This time round they found 3.7 MMT more wheat world-wide than in November, the main upwards revisions coming from China (+2.6 MMT), Australia (+1 MMT) and Canada (+0.5 MMT). That helped to raise world 2012/13 wheat ending stocks by 2.2 MMT to 177 MMT.
Of those stocks 44% are held by India and China, in addition the latter country alone in fact also holds more than half of global corn inventories.
China's production and stocks of anything are always shrouded in mystery, that they do have 55.5 MMT of wheat in hand looks questionable given the recent pick up in imports that we have seen from them. Meanwhile Rabobank estimate the Australian wheat crop at 20.2 MMT, which is 1.8 MMT lower than the USDA's revised forecast.
Tuesday's numbers also includes an unchanged review of wheat production in Argentina this year at 11.5 MMT. The Buenos Aires Grain Exchange forecast that at 9.8 MMT on Thursday and the neighbouring Rosario Grain Exchange pegged output even lower at 9.5 MMT late on Friday.
Whilst we are casting a critical eye over last week's USDA numbers it is also worth noting their surprise upwards revision for corn production in China - up 8 MMT to 208 MMT. That outshines even the normally equally optimistic China Grain Reserves Corp (Sinograin) who say that output is likely to be closer to 198 MMT.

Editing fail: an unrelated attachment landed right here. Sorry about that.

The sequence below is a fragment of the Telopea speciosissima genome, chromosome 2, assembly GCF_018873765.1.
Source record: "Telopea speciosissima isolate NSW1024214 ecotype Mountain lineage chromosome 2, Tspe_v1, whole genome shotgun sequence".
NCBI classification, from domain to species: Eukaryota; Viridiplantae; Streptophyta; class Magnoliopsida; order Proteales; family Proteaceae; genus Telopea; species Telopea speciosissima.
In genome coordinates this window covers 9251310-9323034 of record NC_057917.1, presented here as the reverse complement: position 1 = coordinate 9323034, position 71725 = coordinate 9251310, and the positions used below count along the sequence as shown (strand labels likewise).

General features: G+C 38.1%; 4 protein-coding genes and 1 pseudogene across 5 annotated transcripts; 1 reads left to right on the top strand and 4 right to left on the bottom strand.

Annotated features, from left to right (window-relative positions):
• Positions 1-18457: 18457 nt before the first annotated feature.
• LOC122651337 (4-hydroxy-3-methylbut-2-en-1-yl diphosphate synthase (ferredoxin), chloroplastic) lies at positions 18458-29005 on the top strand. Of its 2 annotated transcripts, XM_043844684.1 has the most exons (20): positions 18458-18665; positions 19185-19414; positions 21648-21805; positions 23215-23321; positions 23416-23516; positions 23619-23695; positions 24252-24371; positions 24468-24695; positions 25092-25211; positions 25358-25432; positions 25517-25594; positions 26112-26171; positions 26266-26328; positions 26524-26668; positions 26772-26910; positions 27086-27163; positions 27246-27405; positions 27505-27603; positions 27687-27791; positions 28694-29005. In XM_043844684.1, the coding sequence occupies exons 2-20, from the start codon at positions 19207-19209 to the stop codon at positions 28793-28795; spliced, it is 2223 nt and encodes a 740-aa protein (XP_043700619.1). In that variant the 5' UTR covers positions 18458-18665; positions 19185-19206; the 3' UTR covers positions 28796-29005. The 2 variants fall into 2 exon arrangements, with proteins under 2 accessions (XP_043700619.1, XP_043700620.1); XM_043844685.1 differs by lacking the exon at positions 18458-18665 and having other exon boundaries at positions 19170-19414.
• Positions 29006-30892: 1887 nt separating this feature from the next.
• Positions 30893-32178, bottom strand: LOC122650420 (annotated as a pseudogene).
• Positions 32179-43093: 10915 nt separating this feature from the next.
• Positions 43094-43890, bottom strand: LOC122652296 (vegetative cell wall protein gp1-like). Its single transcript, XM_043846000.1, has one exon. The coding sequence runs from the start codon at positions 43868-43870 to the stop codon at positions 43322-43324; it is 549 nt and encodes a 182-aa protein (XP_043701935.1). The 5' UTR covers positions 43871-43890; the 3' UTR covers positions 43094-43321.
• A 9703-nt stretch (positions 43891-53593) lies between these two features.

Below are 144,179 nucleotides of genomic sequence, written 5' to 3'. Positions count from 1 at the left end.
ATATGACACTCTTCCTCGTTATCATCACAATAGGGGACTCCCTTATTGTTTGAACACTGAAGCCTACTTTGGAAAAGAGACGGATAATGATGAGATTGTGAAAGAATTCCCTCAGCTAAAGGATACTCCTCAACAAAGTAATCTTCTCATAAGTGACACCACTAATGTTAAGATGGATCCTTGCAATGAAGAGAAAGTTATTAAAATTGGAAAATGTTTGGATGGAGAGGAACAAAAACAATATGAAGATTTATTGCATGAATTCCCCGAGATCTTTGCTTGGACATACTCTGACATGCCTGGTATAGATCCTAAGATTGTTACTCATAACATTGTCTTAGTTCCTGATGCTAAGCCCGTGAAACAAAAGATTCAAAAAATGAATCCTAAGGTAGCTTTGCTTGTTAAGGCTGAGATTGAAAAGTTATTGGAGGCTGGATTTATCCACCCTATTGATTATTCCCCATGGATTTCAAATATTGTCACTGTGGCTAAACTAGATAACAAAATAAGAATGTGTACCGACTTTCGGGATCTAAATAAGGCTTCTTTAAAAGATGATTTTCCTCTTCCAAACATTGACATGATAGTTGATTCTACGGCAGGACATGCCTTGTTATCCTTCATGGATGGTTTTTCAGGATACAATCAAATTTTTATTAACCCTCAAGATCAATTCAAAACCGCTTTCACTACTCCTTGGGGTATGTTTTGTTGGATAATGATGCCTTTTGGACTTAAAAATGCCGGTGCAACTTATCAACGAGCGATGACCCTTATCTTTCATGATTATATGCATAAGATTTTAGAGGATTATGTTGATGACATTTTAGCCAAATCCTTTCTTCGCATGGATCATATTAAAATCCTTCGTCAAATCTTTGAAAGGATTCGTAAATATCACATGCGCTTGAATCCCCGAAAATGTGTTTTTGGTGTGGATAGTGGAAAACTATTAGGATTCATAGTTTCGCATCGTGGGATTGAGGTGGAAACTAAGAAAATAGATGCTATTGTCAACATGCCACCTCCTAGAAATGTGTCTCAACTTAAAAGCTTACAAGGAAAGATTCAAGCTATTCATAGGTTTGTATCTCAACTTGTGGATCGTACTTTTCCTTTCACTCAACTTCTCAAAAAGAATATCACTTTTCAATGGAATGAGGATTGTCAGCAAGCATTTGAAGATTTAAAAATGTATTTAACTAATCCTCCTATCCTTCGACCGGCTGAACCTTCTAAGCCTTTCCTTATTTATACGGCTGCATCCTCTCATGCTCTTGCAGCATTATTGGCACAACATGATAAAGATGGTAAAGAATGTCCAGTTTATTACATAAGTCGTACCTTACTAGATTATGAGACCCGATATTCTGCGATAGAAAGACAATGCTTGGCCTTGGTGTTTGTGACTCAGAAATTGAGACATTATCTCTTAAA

Meanwhile the entire state of Kansas, the top wheat producing state in the US, is in at least "severe" drought and 78% of it is in the grip of "extreme" drought, according to the latest data from the National Weather Service.
The recent demise in Chicago wheat probably has more to do with fund liquidation (estimated at more than 22,000 contracts in the week through to last Tuesday) than a wholesale change in the fundamentals. Year-end repositioning and US "fiscal cliff" fears, and what damage a resolution might have on the US economy, appear to be encouraging a risk-off move.
Just a week ago, prior to the release of the USDA report, the differential between front month CBOT wheat and corn was 106 cents. Today that has narrowed to around 85 cents, a more than 10% switch.
14/12/12 -- Soycomplex: Jan 13 Soybeans closed at USD14.96, up 19 1/2 cents; Mar 13 Soybeans closed at USD14.91 1/2, up 19 cents; Dec 12 Soybean Meal closed at USD460.10, down USD0.40; Dec 12 Soybean Oil closed at 49.63, up 101 points. Dec contracts went off the board today. For the week Jan 13 beans were 23 3/4 cents higher, with Dec 12 meal USD9.60 firmer and Dec 12 oil losing 119 points. The NOPA monthly crush for soybeans in November was 157.308 million bushels, which was in line with trade estimates, but still the largest monthly crush in almost two years. The number represents an increase of more than 16 million on Nov 2011. On top of the recent succession of strong weekly export sales and shipments, buoyant domestic demand for soybeans will continue to tighten availability until South American supplies come along in the spring. Argentine soybean plantings still lag. The Buenos Aires Grain Exchange weekly report from yesterday said that 63.3% of the bean crop has been planted versus 72.9% a year ago. Meanwhile "widespread rains over the past week have favoured corn and soybeans across Brazil, with the heaviest amounts favouring central and western Mato Grosso and western Rio Grande do Sul," say MDA CropCast.